A timely warning about workers’ rights

The Standard reports a warning on Morning Report this a.m. from Australia’s ACTU president (and kindly provided a transcript):

“We say to your workers here, be very careful, you don’t want to go backwards to the early 90s, it’s a world that is not good for working people. Rights at work are fundamental and I would urge all of your workers to make sure that political parties here, if they want to change the government, actually, do the right thing by workers.

“Certainly when we look across the ditch…we see you with a rights base that’s been reconstructed after the era of the early 90s that does much better things with collective bargaining, much more respectful of workers. And we were so envious of that in the last eleven years. So be careful, don’t go backwards, that’s our message.”

Well, yes, we had noticed ourselves how bad things got here in the early 1990s. But, given that NZers currently seem amenable to trusting National not to undo the goods things the Labour-led governments since 1999 have done, it is a timely and welcome warning.

I’d query whether there was that much to choose between the NZ & Australian employment legislation between 1999 and 2005, when the infamous “Workchoices” amendment came into affect.

I’m much of Matt McCarten’s view that the Employment Relations Act 2000 is really just the ECA with access. I don’t think that the good faith provisions have made much difference to the vast majority of workers — that’s what the government’s review of the ERA showed — and the 2004 provisions to deal with “passing on” haven’t impacted outside of a small number of workplaces.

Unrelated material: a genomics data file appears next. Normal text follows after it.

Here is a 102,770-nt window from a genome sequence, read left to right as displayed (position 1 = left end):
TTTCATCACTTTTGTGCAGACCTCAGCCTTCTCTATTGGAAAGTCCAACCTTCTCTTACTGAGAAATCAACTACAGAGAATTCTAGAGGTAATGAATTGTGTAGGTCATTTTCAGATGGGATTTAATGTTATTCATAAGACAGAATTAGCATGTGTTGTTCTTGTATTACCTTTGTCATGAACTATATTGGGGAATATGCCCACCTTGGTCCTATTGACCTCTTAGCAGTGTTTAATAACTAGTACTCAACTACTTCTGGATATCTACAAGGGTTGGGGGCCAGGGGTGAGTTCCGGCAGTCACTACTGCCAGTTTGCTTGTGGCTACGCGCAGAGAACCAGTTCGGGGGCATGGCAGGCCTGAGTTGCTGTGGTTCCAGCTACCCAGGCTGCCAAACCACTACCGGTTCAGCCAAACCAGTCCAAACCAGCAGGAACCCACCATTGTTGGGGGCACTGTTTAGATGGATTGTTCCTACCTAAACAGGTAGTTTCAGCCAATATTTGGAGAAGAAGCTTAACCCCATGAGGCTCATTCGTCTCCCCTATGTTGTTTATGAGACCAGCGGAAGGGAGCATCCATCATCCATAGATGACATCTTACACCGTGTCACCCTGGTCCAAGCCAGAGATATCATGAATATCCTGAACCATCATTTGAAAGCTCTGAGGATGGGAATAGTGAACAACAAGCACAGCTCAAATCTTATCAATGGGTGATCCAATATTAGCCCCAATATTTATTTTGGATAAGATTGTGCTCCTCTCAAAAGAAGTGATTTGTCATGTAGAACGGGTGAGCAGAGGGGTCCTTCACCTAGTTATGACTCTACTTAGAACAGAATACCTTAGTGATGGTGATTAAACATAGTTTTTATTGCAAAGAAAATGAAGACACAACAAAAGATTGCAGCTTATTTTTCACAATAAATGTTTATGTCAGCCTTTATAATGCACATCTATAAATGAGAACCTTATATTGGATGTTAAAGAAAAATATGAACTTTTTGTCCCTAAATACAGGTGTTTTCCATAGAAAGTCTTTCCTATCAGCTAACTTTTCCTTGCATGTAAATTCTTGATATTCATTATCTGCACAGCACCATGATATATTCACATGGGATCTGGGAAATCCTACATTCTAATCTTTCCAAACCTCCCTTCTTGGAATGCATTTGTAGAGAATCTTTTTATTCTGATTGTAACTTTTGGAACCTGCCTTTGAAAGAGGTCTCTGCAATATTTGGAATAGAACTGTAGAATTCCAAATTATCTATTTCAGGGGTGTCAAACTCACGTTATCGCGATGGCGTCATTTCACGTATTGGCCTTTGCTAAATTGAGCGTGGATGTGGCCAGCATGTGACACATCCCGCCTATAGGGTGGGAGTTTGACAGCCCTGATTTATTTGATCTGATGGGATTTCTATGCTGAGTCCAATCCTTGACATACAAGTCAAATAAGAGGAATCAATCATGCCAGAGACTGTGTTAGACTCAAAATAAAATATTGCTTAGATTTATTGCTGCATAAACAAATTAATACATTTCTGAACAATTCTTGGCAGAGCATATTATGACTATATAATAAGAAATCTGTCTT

That said, access is very important. It seems to have been a major factor in unions being able to keep up with the unprecedented growth in the workforce under Labour — while replacing members who emigrate, die, retire, etc. This is no mean feat.

But at the end of the day, that’s all the unions have managed. That’s because the ERA does little more than provide unions with a platform from which to make a pitch for members. And with wage increases generally at or above the level of inflation this past decade, it’s been a difficult pitch. Most workers in non-union workplaces have yet to be convinced that the union would make much difference, according the only survey to ask them.

Things might change now that the economy is entering a rocky patch, but that remains to be seen. We do know that the ERA has not provided many low paid workers with access to unions; levels of unionisation remain at around 10% in this sector, and that’s where unmet demand for unions is greatest.

Can we trust National not to thrust us back into the dark days of the ECA? It does seem that they have cottoned on to how unpopular anti-worker laws are. Certainly, the fate of Howard and his Workchoices law provides National with a sobering reminder.

Since Key took over, the hysterical attacks on the ERA by Wayne Mapp have diminished, and noises have been made about no substantial changes being made to the current settings. We await the release of their policy with optimism, tempered with fear of backsliding after the election (should they win).

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